This wasnt us trying to perform a theology of love, or atonement not by any means, but it was at least starting to make space for the kind of theology that we might want to direct our organisation, to embody in it, and ultimately to perform. So we did ask – what would it mean to ‘love’ young people – genuinely – how would we do this, what would it mean to ‘love’ each other, to trust and be kind to young people and each other. From these conversations it becomes easier to develop a culture that is theological, and directed by not only propositional statements that show truth, but also the sense that being and performing loving, generous and compassionate propel the theodrama, they reveal and embody God in action, especially in the mini series’s of the drama of every day life in the myriad of conversations. The critical reflection was that it would difficult, and there would be considerable adjustments to be made, but that would only be inevitable. But Theology directs the performances in this way.
In my last piece i was talking about the culture created in a youth ministry setting. Culture creating is a big thing, understandably, Morgan talks about organisations as cultures. So again, in faith settings how might a theology that is performed be culture shaping and creating, even prophetic of others. For in a way what is a faith based organisation that has culture but not love – might it be the crashing symbol?
What would happen in an organisation or church that embodied, or performed a theology of the cross? Its marks would be self sacrifice, forgiveness, restoration, resurrection- there would not just be ‘acceptable’ behaviour, or ‘enough’ – but beyond compassionate behaviour, laying down life for friends behaviour and respect for others. All actions that propel God at work in people, and the ongoing drama, that foretaste a future existance in the present with shadows of the past.
If churches and organisations are full of saints (rather than heroes) Wells, Improvisation, 2004, then the saint is someone who is faithful to their call, but also develops community around them. They are faithful to the nature of the call, being gracious, humble and not taking the limelight – that is after all Jesus space in the drama. For many saints they have no choice who becomes part of that community for like St Francis, they identified with the poorest, most needy and shaped theology of the sidewalk, of suffering in the moments of identifying with people. Communities of saints take the rough with the rough and journey alongside and with, because ultimately our Human actions of faith are collective and the land is to be explored together warts and all. Can this happen in organisations who might have other motives, like growth, or innovation, or strategy, or success? where might sainthoodness fit in? or a theology of the suffering of Jesus? But as Christians in groups and organisations, our starting point isnt working out how to biblically adopt Apple or Macdonalds into an organisation – it is that we perform in real time the drama as directed, being wise as saints on the stage of the world, yet start with theology that speaks into cultures.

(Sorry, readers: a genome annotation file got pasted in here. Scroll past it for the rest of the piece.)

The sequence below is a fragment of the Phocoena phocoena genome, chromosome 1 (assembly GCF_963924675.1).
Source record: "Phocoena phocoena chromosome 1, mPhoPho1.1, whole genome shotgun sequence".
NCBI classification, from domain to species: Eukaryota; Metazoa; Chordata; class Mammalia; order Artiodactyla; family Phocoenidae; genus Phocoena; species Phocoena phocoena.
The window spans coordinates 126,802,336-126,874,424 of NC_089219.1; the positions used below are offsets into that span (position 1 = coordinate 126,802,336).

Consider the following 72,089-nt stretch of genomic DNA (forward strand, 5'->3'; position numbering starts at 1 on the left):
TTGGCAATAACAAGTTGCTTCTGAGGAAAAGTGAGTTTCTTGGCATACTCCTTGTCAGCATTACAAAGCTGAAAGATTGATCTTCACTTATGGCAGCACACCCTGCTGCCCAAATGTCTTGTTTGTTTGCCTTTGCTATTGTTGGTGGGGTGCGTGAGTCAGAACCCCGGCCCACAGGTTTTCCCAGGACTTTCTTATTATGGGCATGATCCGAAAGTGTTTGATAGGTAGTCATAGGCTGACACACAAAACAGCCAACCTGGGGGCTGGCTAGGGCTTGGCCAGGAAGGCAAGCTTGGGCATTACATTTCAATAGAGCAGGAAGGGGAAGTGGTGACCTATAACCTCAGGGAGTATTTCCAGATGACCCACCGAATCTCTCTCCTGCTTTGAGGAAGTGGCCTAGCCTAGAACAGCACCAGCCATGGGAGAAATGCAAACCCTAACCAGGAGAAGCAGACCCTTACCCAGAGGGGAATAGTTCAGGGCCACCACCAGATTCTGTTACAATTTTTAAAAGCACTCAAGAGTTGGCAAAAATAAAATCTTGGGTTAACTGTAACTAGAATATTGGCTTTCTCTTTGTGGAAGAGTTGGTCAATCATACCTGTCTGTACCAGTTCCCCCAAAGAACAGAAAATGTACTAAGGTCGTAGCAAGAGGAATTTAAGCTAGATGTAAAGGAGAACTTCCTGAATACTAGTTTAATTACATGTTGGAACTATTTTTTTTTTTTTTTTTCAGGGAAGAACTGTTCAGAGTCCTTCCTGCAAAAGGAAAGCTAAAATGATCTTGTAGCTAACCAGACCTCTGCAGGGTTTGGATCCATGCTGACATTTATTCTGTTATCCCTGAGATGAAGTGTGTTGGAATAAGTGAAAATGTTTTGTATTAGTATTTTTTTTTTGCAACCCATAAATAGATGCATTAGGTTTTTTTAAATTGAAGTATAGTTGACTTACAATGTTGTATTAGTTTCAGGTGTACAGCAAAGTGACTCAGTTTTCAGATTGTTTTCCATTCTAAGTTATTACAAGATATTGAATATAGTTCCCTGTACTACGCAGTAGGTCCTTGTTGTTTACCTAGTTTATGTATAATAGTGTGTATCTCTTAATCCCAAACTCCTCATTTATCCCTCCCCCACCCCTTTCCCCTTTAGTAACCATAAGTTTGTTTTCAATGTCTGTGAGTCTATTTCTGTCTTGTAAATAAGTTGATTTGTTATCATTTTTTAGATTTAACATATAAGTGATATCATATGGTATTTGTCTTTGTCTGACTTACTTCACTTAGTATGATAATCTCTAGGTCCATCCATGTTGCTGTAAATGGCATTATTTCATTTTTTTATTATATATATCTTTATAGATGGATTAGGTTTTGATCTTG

Maybe Theology as it is dramatic, comes first after all or least has an ongoing part in being performed.
Newman – Leading, Managing Ministering, 1998
Vanhoozer, Kevin, The Drama of doctrine, 2005
Wells, Samuel, Improvisation, 2004